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Presidential Derby

September 12, 2011 - 6:00pm

Supporters of former Gov. Mitt Romney of Massachusetts could take some heart from a Rasmussen Reports poll of likely voters released Tuesday that showed their candidate ahead of President Barack Obama in a possible general election match-up. The poll found Romney taking 43 percent while Obama trailed with 40 percent. In a Rasmussen poll released last month, Obama was ahead of Romney by 4 points ... A poll released on Tuesday from Public Policy Polling, a firm with connections to prominent Democrats, found Romney doing best when matched up with Obama. PPP had Obama taking 49 percent with Romney following with 45 percent. The PPP poll had Obama beating three other possible Republican candidates by double digits. The president took 52 percent when matched against Texas Gov. Rick Perry, who garnered 41 percent. Obama beat former U.S. House Speaker Newt Gingrich of Georgia by a similar margin -- 53 percent to 41 percent. Obama did the best against U.S. Rep. Michele Bachmann of Minnesota, routing her 53 percent to 39 percent ... Despite calls for her to take on her boss in a rematch of the 2008 Democratic primaries -- including from, of all people, former Vice President Dick Cheney -- U.S. Secretary of State Hillary Clinton said on Friday that there was no chance she will enter the 2012 presidential race ...

Speaking on Fox News after the CNN/Tea Party Express debate in Tampa on Monday night, former Gov. Sarah Palin of Alaska backed away from her previous statement that she would make a final decision on whether to enter the race by the end of September. On Monday night, Palin insisted there was no timeline for a final decision to be made ... In the same interview, Palin said she agreed with Bachmanns attacks on connections between Perrys team and the makers of the HPV vaccine that Perry ordered given to schoolgirls in the Lone Star State. Nor was Palin alone. Gingrich, who had refrained from attacking Perry on the matter during the debate, slammed the Texas governor on it on Fox News after the debate ... Currently, under the party rules, only four states -- Iowa, New Hampshire, South Carolina and Nevada -- can hold their primaries or caucuses before March 6. Despite that, Republican Gov. Jan Brewer of Arizona announced that her state would be holding its GOP primary on Feb. 28. South Carolina Republicans responded on Tuesday, indicating they were open to moving up their primary to earlier in February ...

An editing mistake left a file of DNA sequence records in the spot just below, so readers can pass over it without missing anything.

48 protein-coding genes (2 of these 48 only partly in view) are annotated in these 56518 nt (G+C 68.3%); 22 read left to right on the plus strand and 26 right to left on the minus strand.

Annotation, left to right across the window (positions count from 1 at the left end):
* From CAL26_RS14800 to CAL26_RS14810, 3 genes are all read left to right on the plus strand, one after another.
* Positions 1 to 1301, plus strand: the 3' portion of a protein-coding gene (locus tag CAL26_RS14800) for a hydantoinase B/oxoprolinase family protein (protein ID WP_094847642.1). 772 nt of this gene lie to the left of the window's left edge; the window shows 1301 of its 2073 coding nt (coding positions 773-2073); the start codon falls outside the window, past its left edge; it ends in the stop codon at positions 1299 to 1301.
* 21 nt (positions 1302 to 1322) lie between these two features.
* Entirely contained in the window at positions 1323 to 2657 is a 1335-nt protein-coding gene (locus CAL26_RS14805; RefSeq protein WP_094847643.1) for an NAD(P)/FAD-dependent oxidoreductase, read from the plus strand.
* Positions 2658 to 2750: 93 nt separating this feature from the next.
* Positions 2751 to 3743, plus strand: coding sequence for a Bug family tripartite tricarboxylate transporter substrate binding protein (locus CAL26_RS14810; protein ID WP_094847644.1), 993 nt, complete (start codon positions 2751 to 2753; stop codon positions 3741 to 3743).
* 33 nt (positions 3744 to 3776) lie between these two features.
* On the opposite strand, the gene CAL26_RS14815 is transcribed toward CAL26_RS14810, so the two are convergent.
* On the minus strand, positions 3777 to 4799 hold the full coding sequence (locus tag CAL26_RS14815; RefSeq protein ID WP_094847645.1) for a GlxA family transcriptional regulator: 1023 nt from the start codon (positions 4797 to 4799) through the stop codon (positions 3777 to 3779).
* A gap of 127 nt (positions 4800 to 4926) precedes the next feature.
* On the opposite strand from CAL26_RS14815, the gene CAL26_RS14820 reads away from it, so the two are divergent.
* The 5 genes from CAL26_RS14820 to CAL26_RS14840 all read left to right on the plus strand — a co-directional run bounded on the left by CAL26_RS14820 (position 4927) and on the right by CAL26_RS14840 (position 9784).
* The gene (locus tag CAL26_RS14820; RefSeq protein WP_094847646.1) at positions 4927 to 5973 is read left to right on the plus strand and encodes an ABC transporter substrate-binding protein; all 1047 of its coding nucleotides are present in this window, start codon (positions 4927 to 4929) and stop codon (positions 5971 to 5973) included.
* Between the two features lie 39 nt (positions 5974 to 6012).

After the CNN/Tea Party Express debate held in Tampa on Monday night, some of the candidates for the Republican presidential nomination headed to the early states before they hit Florida again next week for the Presidency 5 event in Orlando hosted by the Republican Party of Florida ... The team behind former Gov. Jon Huntsman of Utah is increasingly downplaying Florida to focus on New Hampshire, despite basing their campaign in the Sunshine State. There are some signs this week that the focus on the Granite State, home of the first presidential primary, is starting to pay off. On Tuesday, Huntsman announced that three New Hampshire state representatives -- David Knox, Rick Ladd and Jeff St. Cyr -- are backing his bid for the Republican nomination ... While Huntsman focused on New Hampshire, former U.S. Sen. Rick Santorum of Pennsylvania turned his eyes to South Carolina, which will hold the first primary in the South. Renewing his call for increased manufacturing in America, Santorum spoke in Lancaster, S.C., and Fort Mill, S.C., on Tuesday. Santorum will campaign in the Lowcountry on Wednesday with appearances in Bluffton, Hardeeville and Hilton Head before hitting Greenville on Thursday ... Texas Congressman Ron Paul, on the other hand, will hit Nevada, an early caucus state, on Friday before heading to California on Saturday and Iowa, home of the first caucus, next week ...

Earlier in the month, Democratic U.S. Rep. Dennis Kucinich of Ohio said that he thought Obama should be challenged by a liberal in the Democratic primaries. Kucinich, who ran for the Democratic nomination in 2004 and 2008, said he has no intention of offering that challenge himself ... Former state Supreme Court Chief Justice Roy Moore of Alabama spoke over the weekend at a 9/11 commemoration event. With Moores campaign for the Republican presidential nomination going nowhere, speculation has increased that he intends to run for the conservative Constitution Partys presidential nomination. Moore had been scheduled to speak at the Alabama Constitution Party meeting on Sept. 24, but the meeting has been canceled. Moore is still scheduled to speak at a national event backed by the Constitution Party in Coeur dAlene, Idaho, in early October ... So far, two candidates from California have declared their intention to seek the Green Partys presidential nomination: Stewart Alexander, who ran as the Socialist Partys vice presidential nominee in 2008, and Kent Mesplay, a biomedical engineer who ran for U.S. Senate in 2006 and for the Green presidential nomination in 2004 and 2008. There could soon be a third: Dr. Jill Stein, a physician who ran for governor of Massachusetts as the Green candidate in 2002 and 2010. With some media exposure, Stein has raised her profile in recent weeks.

Reach Kevin Derby at or (850) 727-0859.

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